Thein Myint’s bamboo hut is filled with villagers looking for help: Mothers, fathers, sons and daughters of the missing. Their boys were kidnapped by the Burmese Army and recruited for active service. In the 20 square foot shack in the shanty town of Dine Su, on the edge of the Yangon River in the country also known as Myanmar, people crowd into the small space filling every available crevice. The men spit betel juice though the cracks in the worn boards and the women fan each other to keep cool. Younger children peek in from outside, their fingers clawing through the steel mesh in the glassless window.
Since the violent crushing of student protests in 1988, the army’s need for rapid expansion has encouraged the forced recruitment of boys–many as young as 11–to fulfill quotas. Kidnapping, beatings, even drugging are common tactics used to lure boys off the streets and on to the front lines, to sweep for mines and fight. An exact number of missing children is hard to ascertain because of speculated identity forgery committed within the army.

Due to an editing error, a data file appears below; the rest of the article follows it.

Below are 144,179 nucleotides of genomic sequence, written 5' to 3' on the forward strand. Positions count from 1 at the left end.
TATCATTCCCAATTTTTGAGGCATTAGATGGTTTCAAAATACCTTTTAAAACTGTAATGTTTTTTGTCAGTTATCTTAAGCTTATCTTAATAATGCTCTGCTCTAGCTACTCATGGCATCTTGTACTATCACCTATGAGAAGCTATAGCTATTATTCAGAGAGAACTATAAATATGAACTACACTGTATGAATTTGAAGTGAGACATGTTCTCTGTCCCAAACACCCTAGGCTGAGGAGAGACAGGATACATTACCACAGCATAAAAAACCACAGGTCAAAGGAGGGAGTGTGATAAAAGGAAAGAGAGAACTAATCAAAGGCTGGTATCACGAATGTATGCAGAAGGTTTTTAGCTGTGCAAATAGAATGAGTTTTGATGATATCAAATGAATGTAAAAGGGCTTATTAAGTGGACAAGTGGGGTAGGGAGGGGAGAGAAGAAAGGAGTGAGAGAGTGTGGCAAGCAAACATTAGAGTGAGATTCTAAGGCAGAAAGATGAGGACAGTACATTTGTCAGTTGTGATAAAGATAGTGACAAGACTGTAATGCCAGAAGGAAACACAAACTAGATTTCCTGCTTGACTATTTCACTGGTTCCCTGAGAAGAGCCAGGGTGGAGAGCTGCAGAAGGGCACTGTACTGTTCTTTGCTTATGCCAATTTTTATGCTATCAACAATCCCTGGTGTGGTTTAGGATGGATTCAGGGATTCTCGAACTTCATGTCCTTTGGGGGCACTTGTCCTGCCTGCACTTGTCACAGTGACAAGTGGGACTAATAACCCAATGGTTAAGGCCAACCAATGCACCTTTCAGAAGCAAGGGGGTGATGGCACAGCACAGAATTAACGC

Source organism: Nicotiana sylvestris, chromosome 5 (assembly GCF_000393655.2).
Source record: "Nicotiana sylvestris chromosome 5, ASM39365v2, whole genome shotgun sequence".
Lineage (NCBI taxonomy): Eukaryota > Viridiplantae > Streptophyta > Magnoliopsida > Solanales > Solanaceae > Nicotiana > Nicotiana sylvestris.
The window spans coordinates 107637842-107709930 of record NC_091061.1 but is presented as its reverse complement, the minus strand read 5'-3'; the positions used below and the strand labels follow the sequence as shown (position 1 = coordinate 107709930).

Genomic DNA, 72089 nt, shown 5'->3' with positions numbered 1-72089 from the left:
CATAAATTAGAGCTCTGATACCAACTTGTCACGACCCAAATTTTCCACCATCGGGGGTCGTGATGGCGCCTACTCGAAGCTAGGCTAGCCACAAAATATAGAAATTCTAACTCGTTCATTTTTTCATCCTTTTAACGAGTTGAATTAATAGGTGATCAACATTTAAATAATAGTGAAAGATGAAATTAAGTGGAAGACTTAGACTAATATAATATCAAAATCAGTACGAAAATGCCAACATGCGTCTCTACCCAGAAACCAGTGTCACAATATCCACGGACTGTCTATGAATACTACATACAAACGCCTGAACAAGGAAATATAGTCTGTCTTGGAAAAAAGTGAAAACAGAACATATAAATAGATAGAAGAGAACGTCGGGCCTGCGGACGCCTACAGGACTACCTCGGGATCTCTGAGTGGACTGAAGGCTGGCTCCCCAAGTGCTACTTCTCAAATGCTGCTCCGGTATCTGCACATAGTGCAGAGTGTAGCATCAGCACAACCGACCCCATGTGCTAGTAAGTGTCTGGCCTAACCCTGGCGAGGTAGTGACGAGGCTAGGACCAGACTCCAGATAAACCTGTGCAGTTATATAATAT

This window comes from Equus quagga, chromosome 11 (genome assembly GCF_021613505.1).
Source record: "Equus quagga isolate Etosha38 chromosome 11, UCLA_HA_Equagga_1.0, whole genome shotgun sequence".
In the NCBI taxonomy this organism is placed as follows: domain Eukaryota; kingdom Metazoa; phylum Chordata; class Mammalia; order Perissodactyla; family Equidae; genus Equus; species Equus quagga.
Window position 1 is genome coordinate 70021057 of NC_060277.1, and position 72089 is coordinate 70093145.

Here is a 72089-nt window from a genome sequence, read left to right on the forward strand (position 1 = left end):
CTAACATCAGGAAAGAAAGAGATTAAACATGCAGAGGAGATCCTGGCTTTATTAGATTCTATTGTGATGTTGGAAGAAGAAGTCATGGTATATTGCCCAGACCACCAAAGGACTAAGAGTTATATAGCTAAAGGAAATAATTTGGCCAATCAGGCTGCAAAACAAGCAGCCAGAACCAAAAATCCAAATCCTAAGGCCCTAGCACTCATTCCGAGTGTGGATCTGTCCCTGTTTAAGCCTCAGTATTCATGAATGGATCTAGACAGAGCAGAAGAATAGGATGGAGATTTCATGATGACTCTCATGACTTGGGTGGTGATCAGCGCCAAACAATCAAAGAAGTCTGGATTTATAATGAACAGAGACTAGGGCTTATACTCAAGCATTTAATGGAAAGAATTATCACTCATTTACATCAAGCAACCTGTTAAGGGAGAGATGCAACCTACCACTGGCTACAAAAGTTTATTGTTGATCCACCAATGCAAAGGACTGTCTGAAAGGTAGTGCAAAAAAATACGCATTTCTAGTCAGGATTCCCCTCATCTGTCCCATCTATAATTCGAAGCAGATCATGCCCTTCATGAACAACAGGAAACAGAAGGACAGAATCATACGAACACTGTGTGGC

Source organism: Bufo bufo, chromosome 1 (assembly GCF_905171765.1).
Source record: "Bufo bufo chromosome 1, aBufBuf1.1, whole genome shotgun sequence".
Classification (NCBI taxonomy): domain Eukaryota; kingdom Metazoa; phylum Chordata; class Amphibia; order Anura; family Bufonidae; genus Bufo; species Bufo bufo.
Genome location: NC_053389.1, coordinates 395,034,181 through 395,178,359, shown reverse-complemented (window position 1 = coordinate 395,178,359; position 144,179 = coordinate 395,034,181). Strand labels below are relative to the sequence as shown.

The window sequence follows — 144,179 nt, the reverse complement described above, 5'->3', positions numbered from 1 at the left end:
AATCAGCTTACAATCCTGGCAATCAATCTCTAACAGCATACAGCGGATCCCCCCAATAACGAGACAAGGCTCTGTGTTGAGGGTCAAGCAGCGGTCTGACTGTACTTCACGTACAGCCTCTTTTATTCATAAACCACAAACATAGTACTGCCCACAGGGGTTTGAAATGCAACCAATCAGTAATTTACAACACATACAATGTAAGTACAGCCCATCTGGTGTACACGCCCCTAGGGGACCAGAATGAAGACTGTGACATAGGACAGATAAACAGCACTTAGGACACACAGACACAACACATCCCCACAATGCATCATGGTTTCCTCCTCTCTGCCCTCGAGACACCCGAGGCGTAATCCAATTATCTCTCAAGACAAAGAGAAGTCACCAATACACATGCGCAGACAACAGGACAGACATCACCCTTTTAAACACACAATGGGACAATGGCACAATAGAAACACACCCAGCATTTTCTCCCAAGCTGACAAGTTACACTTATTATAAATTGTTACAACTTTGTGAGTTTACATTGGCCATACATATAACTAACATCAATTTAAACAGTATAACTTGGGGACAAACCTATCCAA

Photojournalist Spike Johnson has documented humanitarian aid issues throughout Asia, Europe, and the United States. In 2014, the Pulitzer Center on Crisis Reporting funded Spike to produce a body of work on the Burmese Army’s release of its forcibly recruited child soldiers.
The military government stepped down in 2011, and the new government has undertaken reforms, although the process has been contentious. For the past few years, the army been releasing the boy soldiers as part of an agreement with the United Nations. As recently as December 2014, the army released 80 child soldiers from active service, bringing the total of freed children to 845 since 2007. There has been steady pressure on the army and militias to fall in line with ASEAN human rights recommendations, and International Labour Organization conventions.
However, although Burma is a member of the Convention of the Rights of the Child, the use and recruitment of child soldiers is still commonplace. Slowly though, soldiers who were forcibly recruited as children are returning to their villages, to their families who have long thought them dead.